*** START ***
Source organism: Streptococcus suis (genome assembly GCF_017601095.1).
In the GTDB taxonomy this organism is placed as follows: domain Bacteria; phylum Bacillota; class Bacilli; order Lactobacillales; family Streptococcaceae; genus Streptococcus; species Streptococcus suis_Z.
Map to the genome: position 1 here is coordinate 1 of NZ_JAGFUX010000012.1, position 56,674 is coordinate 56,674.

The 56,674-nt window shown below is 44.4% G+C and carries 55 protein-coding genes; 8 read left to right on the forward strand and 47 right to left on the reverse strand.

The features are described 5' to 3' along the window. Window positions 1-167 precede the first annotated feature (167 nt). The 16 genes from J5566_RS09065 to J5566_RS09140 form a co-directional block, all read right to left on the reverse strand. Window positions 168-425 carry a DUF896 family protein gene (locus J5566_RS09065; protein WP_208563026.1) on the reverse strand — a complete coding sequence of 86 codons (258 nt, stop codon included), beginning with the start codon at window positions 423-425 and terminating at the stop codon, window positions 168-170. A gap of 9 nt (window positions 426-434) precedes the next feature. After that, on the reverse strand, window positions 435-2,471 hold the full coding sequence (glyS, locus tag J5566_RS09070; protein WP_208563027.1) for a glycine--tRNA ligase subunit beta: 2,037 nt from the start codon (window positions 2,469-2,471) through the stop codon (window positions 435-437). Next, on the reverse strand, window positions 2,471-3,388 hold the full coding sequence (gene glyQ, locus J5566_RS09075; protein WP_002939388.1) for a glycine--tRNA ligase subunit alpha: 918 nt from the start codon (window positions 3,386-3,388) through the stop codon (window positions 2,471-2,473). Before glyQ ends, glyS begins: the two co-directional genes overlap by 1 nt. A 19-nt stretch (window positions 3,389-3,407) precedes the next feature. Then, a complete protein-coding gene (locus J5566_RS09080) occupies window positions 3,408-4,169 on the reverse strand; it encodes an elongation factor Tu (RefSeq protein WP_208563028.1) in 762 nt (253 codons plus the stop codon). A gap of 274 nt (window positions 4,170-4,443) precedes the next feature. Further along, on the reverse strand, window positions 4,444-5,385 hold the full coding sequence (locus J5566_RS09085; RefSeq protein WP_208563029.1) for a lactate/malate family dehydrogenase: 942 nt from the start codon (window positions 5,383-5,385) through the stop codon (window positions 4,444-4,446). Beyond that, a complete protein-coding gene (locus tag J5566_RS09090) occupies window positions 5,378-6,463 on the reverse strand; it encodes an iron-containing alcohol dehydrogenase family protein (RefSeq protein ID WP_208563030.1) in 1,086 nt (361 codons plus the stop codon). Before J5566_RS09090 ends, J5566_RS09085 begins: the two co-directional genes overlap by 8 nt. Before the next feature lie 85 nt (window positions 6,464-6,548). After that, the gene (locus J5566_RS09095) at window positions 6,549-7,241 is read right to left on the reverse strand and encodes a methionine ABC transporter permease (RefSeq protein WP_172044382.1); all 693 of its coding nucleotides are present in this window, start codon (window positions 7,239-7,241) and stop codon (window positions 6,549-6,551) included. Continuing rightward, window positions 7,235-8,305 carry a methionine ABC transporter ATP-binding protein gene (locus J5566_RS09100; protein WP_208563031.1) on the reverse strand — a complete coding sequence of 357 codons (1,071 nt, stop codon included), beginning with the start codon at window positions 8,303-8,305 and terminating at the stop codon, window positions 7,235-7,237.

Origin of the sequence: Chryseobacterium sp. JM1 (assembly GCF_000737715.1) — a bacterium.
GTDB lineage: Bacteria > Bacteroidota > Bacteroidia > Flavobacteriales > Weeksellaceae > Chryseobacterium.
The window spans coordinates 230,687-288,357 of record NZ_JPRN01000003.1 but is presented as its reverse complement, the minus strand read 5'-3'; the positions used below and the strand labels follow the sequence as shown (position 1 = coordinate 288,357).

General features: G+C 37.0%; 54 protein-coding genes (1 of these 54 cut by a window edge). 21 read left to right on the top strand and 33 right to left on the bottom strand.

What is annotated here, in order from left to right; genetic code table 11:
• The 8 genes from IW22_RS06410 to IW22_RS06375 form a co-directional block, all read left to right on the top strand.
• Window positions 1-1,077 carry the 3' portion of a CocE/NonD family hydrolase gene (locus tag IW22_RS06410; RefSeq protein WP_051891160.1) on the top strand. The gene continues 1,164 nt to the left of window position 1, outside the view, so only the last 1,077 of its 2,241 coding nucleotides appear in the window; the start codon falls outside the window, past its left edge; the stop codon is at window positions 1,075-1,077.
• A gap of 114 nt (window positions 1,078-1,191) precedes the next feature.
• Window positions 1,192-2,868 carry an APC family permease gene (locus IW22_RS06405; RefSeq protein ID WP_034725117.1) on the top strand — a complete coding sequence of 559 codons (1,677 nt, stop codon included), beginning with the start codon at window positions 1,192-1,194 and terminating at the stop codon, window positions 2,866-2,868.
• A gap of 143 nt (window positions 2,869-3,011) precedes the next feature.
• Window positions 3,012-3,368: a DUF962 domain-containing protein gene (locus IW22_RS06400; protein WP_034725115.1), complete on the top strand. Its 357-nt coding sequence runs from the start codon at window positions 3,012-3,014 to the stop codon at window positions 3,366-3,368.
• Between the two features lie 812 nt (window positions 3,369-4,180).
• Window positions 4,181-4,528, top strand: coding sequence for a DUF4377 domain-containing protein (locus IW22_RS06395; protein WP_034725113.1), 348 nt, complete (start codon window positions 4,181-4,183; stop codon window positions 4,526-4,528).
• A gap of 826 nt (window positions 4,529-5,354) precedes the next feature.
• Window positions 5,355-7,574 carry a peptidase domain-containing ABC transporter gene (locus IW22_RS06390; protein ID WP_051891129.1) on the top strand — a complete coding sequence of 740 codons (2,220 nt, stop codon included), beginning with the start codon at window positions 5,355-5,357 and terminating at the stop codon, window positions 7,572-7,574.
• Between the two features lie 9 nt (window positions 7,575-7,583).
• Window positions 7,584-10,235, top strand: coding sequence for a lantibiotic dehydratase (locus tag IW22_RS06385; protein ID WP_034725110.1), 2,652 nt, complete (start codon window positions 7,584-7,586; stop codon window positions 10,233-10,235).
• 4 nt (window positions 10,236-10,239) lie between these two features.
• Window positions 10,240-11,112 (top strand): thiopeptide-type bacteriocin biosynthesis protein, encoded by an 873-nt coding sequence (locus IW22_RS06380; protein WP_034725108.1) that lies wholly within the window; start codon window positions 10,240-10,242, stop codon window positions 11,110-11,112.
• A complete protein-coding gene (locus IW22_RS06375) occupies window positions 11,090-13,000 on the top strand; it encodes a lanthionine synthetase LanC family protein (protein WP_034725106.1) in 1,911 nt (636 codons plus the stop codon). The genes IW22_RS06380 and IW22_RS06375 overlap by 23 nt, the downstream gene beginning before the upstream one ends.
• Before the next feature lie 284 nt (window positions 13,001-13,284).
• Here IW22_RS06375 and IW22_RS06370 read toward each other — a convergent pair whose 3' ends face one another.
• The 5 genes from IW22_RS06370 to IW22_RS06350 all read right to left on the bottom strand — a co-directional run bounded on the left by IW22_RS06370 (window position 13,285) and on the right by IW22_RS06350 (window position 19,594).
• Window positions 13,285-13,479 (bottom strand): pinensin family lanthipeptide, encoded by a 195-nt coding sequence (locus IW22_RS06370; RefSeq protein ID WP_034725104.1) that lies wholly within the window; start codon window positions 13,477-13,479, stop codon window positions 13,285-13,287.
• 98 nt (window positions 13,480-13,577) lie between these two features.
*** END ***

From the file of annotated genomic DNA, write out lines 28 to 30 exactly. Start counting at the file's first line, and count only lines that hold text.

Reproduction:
• The 5 genes from IW22_RS06370 to IW22_RS06350 all read right to left on the bottom strand — a co-directional run bounded on the left by IW22_RS06370 (window position 13,285) and on the right by IW22_RS06350 (window position 19,594).
• Window positions 13,285-13,479 (bottom strand): pinensin family lanthipeptide, encoded by a 195-nt coding sequence (locus IW22_RS06370; RefSeq protein ID WP_034725104.1) that lies wholly within the window; start codon window positions 13,477-13,479, stop codon window positions 13,285-13,287.
• 98 nt (window positions 13,480-13,577) lie between these two features.